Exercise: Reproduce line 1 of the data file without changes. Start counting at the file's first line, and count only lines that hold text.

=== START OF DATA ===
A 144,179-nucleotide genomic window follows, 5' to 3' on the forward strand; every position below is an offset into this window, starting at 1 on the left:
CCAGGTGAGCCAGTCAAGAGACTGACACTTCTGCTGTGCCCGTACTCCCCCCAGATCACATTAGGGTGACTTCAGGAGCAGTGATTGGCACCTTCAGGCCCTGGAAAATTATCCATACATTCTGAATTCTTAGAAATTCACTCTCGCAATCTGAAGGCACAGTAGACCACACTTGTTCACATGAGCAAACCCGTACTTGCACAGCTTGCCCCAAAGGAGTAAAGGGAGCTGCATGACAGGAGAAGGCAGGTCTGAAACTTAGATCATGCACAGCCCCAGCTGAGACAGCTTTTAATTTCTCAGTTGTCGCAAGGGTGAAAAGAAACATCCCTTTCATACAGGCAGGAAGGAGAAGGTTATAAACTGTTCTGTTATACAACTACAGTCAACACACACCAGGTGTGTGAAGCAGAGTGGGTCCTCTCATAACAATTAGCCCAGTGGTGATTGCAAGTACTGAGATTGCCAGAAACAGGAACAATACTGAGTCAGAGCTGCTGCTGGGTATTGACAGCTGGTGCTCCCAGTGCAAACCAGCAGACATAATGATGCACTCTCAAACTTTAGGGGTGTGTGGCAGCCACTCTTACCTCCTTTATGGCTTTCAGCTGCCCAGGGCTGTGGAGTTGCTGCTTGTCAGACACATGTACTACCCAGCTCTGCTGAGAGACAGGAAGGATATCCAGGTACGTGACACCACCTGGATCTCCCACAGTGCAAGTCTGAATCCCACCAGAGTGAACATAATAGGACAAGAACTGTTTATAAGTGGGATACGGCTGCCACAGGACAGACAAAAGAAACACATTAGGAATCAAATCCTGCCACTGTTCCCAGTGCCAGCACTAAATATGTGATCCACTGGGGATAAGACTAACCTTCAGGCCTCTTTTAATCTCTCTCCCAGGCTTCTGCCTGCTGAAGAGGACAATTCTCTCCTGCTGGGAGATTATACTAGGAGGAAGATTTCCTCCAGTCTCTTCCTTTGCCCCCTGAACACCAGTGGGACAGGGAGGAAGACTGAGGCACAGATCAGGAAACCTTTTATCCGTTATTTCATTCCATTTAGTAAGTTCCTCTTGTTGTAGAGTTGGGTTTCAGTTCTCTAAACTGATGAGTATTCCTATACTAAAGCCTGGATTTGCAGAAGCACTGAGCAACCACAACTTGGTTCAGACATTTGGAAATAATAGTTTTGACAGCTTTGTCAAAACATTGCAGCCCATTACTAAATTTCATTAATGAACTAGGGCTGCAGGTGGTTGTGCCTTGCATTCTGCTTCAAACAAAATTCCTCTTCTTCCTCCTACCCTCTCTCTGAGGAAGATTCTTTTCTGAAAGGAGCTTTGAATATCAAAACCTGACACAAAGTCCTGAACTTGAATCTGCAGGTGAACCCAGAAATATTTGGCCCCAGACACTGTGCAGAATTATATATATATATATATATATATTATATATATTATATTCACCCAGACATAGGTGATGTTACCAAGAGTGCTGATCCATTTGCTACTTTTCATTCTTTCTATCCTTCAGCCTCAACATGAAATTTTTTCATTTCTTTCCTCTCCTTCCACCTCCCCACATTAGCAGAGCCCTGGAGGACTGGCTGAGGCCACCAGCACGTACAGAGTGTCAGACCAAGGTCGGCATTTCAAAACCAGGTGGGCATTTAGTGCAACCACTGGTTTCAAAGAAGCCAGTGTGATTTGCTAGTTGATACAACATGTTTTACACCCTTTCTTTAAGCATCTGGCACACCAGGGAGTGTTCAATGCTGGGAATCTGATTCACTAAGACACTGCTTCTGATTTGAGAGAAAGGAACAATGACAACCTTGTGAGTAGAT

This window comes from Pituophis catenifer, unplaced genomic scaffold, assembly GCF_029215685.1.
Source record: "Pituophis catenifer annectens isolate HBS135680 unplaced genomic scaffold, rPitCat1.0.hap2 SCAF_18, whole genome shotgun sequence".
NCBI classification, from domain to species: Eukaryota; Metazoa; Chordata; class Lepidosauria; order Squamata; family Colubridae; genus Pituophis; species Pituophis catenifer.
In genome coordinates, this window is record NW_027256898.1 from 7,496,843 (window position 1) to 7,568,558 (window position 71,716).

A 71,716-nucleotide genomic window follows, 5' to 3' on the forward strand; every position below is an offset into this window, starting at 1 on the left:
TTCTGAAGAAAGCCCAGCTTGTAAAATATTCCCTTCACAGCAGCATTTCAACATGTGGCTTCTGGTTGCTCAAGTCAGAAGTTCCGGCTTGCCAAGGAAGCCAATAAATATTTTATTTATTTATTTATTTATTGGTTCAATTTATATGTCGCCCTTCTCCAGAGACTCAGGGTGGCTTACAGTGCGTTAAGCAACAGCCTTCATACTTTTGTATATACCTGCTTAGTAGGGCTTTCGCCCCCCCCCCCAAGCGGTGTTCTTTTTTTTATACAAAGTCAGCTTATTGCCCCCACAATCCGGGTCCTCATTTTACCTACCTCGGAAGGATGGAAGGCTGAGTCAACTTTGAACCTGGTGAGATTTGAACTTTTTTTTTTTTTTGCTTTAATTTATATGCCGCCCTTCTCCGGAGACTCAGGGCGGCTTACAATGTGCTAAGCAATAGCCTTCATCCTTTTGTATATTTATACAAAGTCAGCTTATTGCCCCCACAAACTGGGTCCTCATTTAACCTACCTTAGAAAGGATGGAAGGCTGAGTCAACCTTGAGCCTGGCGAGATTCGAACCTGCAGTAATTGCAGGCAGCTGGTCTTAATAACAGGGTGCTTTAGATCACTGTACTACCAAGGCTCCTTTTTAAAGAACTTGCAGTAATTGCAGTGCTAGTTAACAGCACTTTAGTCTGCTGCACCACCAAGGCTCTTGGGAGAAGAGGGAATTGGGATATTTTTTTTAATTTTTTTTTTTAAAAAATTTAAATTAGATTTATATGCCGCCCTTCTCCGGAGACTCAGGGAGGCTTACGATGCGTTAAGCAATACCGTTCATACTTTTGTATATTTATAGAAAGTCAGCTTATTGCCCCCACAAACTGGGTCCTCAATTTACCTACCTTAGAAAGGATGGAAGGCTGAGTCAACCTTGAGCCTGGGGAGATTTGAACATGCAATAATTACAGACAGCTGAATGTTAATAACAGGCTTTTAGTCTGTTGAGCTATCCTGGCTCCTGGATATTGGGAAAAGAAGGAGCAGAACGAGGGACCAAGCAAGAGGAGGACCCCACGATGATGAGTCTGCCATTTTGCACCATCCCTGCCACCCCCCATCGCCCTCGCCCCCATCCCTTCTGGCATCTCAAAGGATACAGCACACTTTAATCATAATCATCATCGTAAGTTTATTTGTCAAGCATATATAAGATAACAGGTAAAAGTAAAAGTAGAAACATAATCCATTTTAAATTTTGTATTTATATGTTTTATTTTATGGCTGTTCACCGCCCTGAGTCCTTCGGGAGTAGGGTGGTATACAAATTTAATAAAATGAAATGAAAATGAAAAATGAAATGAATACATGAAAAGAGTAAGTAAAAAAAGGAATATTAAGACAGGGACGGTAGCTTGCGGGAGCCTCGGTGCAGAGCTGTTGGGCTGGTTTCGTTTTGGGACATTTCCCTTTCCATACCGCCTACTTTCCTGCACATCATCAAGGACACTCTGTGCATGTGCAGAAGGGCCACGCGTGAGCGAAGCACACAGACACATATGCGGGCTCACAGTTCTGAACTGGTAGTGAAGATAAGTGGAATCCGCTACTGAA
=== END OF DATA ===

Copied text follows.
A 144,179-nucleotide genomic window follows, 5' to 3' on the forward strand; every position below is an offset into this window, starting at 1 on the left: